The Lafayette School District has a $3.5 million rainy-day reserve saved up since the mid-1980s. But that money might not be able to prevent the district's first layoffs in more than 35 years.

In a school board study session Tuesday night, staff members presented the possibility of cutting the equivalent of 19 full-time positions to balance the district's budget following the governor's proposed budget reductions. The school district would lose five additional teachers because of declining enrollment.

The 19 positions do not include full-time classroom teachers. Instead, they reduce the number of hours worked by counselors, psychologists, administrators, janitors, science instructors, music teachers, technology specialists and library aides. The proposal also cuts 60 percent of funding for after-school sports.

"It would be nice if we could wake up tomorrow and see that this is a bad dream," said board member David Stromberg. "We are left with the painful task of balancing the budget."

Dozens of teachers attended the meeting, wearing T-shirts printed with, "It's a rainy day, use the reserve fund for our teachers."

Lafayette residents have paid into the reserve for years, said teachers' union president Meritt Davies, so they deserve to use it to insulate themselves from the effects of state budget cuts.

"We feel strongly that any reduction in staff to balance the budget is a mistake," Davies said. "Save our staff and consider the reserves."

Superintendent Frank Tom said it's not that simple.

Lafayette School District must submit three years of budget projections to the county for approval, so while eating into reserves might get the district through a year, it would need a different plan to get through the next two.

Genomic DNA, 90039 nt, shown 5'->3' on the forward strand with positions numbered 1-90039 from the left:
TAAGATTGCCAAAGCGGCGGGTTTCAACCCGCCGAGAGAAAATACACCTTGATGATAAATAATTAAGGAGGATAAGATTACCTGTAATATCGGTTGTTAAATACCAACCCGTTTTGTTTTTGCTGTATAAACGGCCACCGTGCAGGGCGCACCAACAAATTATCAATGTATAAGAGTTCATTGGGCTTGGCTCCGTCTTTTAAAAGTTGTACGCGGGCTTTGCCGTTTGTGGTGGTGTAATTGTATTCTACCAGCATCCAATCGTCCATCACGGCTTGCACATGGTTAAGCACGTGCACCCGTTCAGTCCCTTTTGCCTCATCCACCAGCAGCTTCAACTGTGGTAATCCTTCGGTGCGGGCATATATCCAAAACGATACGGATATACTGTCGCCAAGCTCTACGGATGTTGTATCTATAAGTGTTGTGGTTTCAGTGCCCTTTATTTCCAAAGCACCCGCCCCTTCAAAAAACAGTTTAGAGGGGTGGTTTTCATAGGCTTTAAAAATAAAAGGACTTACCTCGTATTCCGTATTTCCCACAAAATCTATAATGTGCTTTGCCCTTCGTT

There are two other problems with using the rainy-day reserve, he said. First, the school board had adopted a policy that it would only use the interest the fund earned, not spend the $3.5 million.

Also, the district had considered using the money to pay for the increased costs of retiree health care as more teachers reach retirement age, an amount expected to reach $5.6 million.

"Ultimately, my approach and the board's approach is to look at revenue enhancement," Tom said. "There wasn't a single voice (at Tuesday's meeting) that said anything less than, 'What can we do to help maintain these programs?'"

Representatives from several parents' clubs said at Tuesday's meeting that they were willing to raise money and write checks to avoid layoffs.

The Lafayette Arts and Science Foundation is ready to step up its assistance to programs consistent with its mission, said foundation president Anne Granlund.

"Everyone in the community is aware of the seriousness of the situation this year for both districts in Lafayette, and we will certainly do everything we can as a community to assist in every way we can," Granlund said. "I think that almost goes without saying."

Reach Paul Thissen at 925-943-8163 or pthissen@bayareanewsgroup.com.